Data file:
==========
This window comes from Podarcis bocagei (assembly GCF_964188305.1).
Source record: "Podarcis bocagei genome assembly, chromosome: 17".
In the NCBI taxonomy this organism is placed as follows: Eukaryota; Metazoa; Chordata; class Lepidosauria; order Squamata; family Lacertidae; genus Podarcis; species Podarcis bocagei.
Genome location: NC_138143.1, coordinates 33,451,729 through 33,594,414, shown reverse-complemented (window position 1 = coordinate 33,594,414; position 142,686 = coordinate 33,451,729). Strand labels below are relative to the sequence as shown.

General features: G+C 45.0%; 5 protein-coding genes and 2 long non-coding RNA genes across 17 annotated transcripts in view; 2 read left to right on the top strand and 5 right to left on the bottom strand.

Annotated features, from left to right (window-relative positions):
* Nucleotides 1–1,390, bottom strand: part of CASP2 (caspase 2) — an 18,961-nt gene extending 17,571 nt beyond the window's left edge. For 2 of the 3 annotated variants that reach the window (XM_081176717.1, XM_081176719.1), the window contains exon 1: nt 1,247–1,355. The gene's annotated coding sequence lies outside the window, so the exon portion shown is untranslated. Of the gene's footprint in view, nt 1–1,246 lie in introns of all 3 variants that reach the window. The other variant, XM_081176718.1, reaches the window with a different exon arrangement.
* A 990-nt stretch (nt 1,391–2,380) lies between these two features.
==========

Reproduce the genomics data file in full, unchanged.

This window comes from Podarcis bocagei (assembly GCF_964188305.1).
Source record: "Podarcis bocagei genome assembly, chromosome: 17".
In the NCBI taxonomy this organism is placed as follows: Eukaryota; Metazoa; Chordata; class Lepidosauria; order Squamata; family Lacertidae; genus Podarcis; species Podarcis bocagei.
Genome location: NC_138143.1, coordinates 33,451,729 through 33,594,414, shown reverse-complemented (window position 1 = coordinate 33,594,414; position 142,686 = coordinate 33,451,729). Strand labels below are relative to the sequence as shown.

General features: G+C 45.0%; 5 protein-coding genes and 2 long non-coding RNA genes across 17 annotated transcripts in view; 2 read left to right on the top strand and 5 right to left on the bottom strand.

Annotated features, from left to right (window-relative positions):
* Nucleotides 1–1,390, bottom strand: part of CASP2 (caspase 2) — an 18,961-nt gene extending 17,571 nt beyond the window's left edge. For 2 of the 3 annotated variants that reach the window (XM_081176717.1, XM_081176719.1), the window contains exon 1: nt 1,247–1,355. The gene's annotated coding sequence lies outside the window, so the exon portion shown is untranslated. Of the gene's footprint in view, nt 1–1,246 lie in introns of all 3 variants that reach the window. The other variant, XM_081176718.1, reaches the window with a different exon arrangement.
* A 990-nt stretch (nt 1,391–2,380) lies between these two features.